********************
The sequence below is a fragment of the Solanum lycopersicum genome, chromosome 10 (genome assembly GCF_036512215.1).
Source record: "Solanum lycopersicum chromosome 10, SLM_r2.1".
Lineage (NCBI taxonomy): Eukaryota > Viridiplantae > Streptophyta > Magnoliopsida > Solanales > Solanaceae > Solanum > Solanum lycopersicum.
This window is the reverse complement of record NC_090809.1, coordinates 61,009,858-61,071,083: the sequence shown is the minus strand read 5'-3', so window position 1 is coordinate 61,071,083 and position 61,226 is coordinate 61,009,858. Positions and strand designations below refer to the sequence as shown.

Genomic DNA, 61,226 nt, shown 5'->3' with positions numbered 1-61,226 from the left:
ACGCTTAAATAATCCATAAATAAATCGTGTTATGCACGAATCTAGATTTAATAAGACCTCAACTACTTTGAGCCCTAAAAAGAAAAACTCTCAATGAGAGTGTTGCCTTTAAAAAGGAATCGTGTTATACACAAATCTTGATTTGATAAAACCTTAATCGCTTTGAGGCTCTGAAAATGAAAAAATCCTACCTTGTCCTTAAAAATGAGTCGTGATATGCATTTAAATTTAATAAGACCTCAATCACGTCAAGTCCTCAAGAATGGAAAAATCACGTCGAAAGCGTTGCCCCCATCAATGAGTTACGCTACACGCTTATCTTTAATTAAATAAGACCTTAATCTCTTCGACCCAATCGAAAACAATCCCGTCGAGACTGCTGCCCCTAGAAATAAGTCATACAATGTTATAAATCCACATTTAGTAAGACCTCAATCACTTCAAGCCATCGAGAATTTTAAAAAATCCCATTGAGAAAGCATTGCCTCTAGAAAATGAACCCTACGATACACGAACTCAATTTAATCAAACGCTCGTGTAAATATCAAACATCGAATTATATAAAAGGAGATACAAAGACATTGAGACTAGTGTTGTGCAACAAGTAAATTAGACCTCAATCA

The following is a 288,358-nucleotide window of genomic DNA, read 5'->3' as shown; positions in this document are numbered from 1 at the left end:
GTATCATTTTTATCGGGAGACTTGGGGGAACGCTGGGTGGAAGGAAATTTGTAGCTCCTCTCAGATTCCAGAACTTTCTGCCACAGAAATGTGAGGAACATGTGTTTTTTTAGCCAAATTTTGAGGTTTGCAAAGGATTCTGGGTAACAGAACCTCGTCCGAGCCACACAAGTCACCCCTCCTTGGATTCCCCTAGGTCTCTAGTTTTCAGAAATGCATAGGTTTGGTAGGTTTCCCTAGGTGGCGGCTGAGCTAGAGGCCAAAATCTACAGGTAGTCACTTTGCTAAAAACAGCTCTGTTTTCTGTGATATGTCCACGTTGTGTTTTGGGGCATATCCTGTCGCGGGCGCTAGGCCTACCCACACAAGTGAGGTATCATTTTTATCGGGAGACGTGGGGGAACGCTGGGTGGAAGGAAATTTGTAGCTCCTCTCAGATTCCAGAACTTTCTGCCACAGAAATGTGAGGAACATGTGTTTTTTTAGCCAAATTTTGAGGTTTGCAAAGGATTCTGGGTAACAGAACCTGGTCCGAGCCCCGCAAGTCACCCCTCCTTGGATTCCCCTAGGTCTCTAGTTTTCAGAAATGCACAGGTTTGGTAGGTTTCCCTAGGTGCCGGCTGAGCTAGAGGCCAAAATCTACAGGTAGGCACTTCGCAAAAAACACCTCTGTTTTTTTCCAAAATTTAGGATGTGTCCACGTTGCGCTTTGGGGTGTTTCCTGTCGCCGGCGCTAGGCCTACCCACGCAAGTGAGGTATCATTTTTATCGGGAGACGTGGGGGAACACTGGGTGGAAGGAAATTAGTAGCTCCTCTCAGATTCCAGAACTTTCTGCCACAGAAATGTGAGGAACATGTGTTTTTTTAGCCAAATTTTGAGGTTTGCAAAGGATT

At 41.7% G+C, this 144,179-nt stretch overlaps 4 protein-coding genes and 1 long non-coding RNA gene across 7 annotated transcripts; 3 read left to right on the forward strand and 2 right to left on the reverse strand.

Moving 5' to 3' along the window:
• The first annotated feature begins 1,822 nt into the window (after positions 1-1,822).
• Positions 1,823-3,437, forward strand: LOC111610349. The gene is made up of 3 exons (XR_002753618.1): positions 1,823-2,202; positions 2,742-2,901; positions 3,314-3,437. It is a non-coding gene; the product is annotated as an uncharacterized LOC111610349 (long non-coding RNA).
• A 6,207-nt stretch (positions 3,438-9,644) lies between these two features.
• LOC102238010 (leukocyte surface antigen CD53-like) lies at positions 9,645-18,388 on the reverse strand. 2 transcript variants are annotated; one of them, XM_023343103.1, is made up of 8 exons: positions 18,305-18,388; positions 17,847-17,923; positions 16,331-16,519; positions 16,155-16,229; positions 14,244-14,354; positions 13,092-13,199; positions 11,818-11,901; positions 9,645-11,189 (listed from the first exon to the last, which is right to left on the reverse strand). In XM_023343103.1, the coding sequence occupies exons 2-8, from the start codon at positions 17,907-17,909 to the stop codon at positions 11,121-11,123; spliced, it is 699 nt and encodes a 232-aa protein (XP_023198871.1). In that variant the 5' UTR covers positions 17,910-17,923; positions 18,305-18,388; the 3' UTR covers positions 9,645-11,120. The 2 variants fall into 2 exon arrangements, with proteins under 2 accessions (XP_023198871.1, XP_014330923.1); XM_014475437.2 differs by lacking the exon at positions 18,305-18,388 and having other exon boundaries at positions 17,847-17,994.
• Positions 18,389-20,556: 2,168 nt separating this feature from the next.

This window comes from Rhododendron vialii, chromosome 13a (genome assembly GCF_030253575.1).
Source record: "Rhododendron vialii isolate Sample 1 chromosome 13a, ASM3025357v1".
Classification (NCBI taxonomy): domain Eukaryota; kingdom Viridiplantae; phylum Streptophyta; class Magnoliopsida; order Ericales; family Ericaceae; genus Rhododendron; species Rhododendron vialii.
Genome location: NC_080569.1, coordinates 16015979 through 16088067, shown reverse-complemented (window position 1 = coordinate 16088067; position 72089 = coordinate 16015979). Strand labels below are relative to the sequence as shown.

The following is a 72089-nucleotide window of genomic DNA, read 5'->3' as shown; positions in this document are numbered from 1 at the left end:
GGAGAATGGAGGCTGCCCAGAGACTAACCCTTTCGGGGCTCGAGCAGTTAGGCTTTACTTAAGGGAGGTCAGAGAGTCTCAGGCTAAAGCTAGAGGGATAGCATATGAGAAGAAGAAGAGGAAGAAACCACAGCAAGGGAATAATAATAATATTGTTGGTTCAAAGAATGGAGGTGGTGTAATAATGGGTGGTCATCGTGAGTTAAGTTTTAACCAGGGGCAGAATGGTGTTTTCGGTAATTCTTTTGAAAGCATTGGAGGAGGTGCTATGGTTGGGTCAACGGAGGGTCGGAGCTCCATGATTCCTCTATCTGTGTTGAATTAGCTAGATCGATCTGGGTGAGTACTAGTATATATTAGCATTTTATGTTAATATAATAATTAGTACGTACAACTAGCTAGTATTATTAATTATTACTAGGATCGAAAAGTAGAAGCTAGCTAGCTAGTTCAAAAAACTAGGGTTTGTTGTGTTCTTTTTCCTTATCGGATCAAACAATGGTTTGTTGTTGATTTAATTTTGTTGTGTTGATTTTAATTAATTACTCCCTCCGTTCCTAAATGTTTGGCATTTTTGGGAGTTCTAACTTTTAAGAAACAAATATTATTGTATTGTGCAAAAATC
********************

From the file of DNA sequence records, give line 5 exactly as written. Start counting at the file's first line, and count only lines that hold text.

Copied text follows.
Genomic DNA, 61,226 nt, shown 5'->3' with positions numbered 1-61,226 from the left: